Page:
The question of extraterrestrial intelligence and the existential question "Are we alone in the universe?" is one of the oldest and most popular in science and is a popular theme in science fiction. The basic assumption behind the existence of extraterrestrial intelligence inferred from the existence of human intelligence and the size of the known universe.
The Copernican principle is generalized to the relativistic concept that humans are not privileged observers of the Universe. Many prominent scientists, including Stephen Hawking have proposed that the sheer scale of the universe makes it improbable for intelligent life not to have emerged elsewhere. However Fermi's Paradox highlights the apparent contradiction between high estimates of the probability of the existence of extraterrestrial civilization and humanity's lack of contact with, or evidence for, such civilizations.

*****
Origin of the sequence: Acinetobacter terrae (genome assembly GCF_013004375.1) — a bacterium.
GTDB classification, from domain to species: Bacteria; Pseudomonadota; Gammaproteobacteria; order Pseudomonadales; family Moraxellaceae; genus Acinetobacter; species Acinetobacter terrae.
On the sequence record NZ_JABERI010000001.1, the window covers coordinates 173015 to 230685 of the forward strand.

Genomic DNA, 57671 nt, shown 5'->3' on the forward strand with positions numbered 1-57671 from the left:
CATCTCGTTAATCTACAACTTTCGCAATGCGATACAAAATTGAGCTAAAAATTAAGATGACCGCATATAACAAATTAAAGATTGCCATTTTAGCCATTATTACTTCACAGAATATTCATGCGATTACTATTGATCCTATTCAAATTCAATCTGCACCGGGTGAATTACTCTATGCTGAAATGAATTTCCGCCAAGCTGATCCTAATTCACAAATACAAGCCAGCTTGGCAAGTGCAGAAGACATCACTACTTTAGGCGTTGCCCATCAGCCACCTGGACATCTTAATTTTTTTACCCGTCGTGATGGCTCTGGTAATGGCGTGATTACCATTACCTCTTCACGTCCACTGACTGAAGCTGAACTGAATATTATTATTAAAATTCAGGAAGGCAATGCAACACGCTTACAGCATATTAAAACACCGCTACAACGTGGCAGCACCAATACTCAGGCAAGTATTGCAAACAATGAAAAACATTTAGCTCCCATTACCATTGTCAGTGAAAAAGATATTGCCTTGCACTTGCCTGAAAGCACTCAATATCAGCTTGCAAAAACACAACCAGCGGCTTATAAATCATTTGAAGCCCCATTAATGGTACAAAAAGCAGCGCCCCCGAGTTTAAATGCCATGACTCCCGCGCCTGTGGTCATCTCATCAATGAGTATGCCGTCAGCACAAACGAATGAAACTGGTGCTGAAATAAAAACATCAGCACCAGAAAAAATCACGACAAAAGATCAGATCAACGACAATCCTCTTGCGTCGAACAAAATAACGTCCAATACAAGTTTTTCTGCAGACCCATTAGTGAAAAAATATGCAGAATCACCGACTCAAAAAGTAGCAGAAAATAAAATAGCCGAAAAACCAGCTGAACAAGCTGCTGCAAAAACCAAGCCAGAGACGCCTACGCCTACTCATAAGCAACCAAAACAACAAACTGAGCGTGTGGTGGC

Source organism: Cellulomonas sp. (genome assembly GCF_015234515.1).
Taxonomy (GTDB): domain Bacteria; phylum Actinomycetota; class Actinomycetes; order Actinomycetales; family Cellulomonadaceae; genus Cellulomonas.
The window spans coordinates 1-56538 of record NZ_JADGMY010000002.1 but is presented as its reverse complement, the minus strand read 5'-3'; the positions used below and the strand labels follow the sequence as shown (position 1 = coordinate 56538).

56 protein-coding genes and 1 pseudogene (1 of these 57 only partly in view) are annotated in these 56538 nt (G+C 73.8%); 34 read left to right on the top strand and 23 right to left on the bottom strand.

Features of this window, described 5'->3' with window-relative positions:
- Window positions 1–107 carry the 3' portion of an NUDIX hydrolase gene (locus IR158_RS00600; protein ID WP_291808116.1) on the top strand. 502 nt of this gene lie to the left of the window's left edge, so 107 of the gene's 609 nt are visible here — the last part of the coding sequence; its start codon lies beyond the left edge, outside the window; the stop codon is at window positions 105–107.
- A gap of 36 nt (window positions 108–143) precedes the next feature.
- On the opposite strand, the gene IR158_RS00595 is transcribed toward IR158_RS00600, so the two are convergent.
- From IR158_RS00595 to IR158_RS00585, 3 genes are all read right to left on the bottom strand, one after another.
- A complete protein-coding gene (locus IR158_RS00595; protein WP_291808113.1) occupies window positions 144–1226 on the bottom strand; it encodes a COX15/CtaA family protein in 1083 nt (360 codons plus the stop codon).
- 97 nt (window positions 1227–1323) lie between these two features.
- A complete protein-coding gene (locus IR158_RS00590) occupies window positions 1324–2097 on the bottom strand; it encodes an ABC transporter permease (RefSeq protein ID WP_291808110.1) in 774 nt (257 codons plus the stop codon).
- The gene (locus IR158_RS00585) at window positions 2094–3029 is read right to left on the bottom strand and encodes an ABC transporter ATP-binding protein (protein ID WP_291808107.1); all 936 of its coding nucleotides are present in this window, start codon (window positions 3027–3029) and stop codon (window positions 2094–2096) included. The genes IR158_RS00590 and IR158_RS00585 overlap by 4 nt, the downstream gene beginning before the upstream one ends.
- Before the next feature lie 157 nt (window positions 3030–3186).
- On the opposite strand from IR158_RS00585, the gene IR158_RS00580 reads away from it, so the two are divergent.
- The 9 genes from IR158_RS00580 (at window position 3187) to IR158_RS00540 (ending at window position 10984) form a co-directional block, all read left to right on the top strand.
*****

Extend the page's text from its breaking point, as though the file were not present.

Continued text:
The Kardashev scale is a method of measuring a civilization's level of technological advancement, based on the amount of energy a civilization is able to utilize. The Drake equation is an estimation of how many planets in the Milky Way are inhabited by intelligent life forms.
The extraterrestrial hypothesis is the idea that some UFOs are vehicles containing or sent by extraterrestrial beings (usually called aliens in this context). As an explanation for UFOs, ETI is sometimes contrasted with EDI (extradimensional intelligence), for example by Allen Hynek.
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